In order to make this possible, we ask the ELCA to commit 10% of its annual budget to funding churches joining the ELCA Climate Caucus. This could be grants, or a revolving door of loans for solar panels and other renewable energy resources.

A mini-addendum: One section of the IPCC report mentioned “anthropogenic CO2 removal strategies,” something I personally didn’t understand, either at the science or policy level. The relevant paragraphs are quoted here:

D.1.4 Anthropogenic CO2 removal (CDR) has the potential to remove CO2 from the atmosphere and durably store it in reservoirs (high confidence). CDR aims to compensate for residual emissions to reach net zero CO2 or net zero GHG emissions or, if implemented at a scale where anthropogenic removals exceed anthropogenic emissions, to lower surface temperature. CDR methods can have potentially wide-ranging effects on biogeochemical cycles and climate, which can either weaken or strengthen the potential of these methods to remove CO2 and reduce warming, and can also influence water availability and quality, food production and biodiversity45 (high confidence).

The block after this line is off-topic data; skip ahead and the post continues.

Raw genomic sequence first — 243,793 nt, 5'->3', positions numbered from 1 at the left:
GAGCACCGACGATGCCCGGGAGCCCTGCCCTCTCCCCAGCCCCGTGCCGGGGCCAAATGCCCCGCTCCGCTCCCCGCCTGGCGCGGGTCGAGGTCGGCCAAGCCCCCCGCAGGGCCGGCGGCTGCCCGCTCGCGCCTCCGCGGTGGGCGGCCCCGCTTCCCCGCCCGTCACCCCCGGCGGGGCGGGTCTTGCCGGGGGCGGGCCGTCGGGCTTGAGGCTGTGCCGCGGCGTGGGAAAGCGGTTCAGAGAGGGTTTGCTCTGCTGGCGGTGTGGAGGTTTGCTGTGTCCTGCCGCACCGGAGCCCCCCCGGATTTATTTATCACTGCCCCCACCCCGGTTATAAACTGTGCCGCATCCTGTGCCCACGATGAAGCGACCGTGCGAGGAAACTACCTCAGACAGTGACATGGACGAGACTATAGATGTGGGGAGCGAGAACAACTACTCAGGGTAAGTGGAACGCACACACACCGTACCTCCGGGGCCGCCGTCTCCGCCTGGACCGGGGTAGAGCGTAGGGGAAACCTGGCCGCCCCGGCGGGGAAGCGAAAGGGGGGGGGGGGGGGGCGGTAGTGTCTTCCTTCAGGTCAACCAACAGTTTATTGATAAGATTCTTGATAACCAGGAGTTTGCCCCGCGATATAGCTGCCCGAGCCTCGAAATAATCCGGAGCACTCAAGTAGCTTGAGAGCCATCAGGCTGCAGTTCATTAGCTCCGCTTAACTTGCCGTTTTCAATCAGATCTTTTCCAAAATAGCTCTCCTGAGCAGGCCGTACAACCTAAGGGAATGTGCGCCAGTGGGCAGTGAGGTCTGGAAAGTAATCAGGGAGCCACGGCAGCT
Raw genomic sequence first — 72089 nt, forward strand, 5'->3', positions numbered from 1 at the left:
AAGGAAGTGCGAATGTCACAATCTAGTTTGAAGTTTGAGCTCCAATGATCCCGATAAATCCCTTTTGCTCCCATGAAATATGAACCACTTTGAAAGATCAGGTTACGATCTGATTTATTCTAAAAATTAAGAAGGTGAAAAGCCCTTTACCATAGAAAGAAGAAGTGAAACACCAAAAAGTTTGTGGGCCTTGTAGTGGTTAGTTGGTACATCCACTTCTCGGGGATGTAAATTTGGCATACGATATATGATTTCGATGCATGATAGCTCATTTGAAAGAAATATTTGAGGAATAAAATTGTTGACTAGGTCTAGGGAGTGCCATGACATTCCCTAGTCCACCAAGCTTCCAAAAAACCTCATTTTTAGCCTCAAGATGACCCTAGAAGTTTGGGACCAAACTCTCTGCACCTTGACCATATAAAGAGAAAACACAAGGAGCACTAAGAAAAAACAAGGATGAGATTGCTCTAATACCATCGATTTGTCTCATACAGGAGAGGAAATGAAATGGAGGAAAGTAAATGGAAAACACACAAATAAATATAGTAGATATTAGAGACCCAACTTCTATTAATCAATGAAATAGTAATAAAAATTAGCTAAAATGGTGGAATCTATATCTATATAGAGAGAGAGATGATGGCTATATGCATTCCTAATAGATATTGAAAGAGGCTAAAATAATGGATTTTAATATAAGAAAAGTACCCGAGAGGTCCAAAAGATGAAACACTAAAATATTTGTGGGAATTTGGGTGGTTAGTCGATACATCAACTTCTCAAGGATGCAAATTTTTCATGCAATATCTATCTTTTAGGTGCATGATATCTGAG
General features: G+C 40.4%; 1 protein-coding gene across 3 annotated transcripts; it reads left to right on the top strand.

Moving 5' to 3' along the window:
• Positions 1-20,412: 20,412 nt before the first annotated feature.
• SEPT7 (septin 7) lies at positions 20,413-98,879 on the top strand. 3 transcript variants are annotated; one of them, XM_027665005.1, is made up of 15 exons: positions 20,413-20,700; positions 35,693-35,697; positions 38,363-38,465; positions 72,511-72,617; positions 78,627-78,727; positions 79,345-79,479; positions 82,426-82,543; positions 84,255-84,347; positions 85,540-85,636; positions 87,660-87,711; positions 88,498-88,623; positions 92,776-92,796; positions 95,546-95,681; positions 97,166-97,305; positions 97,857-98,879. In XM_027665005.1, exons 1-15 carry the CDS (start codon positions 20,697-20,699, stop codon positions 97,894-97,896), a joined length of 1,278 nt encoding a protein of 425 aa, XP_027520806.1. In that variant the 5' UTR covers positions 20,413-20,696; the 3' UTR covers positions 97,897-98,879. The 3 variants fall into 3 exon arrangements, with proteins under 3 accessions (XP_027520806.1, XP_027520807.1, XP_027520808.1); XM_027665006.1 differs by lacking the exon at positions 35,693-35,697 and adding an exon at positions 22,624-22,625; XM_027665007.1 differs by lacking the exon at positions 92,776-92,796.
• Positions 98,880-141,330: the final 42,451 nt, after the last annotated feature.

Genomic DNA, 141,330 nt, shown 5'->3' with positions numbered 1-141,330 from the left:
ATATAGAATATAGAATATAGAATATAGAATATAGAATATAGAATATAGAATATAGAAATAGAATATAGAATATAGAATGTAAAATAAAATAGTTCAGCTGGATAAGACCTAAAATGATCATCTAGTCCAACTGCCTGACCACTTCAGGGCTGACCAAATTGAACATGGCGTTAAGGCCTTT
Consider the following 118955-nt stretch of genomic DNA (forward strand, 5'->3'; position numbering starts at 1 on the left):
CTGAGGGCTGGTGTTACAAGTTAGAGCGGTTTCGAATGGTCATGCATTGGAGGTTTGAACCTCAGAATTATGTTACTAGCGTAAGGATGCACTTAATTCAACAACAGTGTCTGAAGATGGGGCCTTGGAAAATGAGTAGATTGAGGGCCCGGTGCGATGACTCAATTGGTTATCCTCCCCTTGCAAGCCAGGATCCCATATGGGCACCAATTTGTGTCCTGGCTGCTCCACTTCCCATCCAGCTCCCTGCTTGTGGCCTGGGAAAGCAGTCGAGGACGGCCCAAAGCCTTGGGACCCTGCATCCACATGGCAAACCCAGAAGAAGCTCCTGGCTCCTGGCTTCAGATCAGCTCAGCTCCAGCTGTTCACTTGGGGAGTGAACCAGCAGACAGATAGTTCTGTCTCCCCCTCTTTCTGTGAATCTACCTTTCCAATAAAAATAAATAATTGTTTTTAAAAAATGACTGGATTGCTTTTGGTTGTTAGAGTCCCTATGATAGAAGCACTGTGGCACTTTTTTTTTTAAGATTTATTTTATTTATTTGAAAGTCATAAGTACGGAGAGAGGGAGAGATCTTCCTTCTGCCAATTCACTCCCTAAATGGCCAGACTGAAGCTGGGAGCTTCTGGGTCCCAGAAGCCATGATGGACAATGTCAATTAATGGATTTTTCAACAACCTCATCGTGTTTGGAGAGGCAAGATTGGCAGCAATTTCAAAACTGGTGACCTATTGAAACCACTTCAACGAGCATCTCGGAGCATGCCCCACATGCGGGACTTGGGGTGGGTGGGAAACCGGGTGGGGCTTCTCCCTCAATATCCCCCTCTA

{5.6, Cross-Chapter Box 5.1, TS.3.3}

D.1.5 Anthropogenic CO2 removal (CDR) leading to global net negative emissions would lower the atmospheric CO2 concentration and reverse surface ocean acidification (high confidence). Anthropogenic CO2 removals and emissions are partially compensated by CO2 release and uptake respectively, from or to land and ocean carbon pools (very high confidence). CDR would lower atmospheric CO2 by an amount approximately equal to the increase from an anthropogenic emission of the same magnitude (high confidence). The atmospheric CO2 decrease from anthropogenic CO2 removals could be up to 10% less than the atmospheric CO2 increase from an equal amount of CO2 emissions, depending on the total amount of CDR (medium confidence). {5.3, 5.6, TS.3.3}

D.1.6 If global net negative CO2 emissions were to be achieved and be sustained, the global CO2-induced surface temperature increase would be gradually reversed but other climate changes would continue in their current direction for decades to millennia (high confidence). For instance, it would take several centuries to millennia for global mean sea level to reverse course even under large net negative CO2 emissions (high confidence).

{4.6, 9.6, TS.3.3}

A parishioner with expertise in sustainability offered a critique of this portion of the report, indicating that CDR serve as delay tactics and a smoke screen for big oil. To learn more about this point, read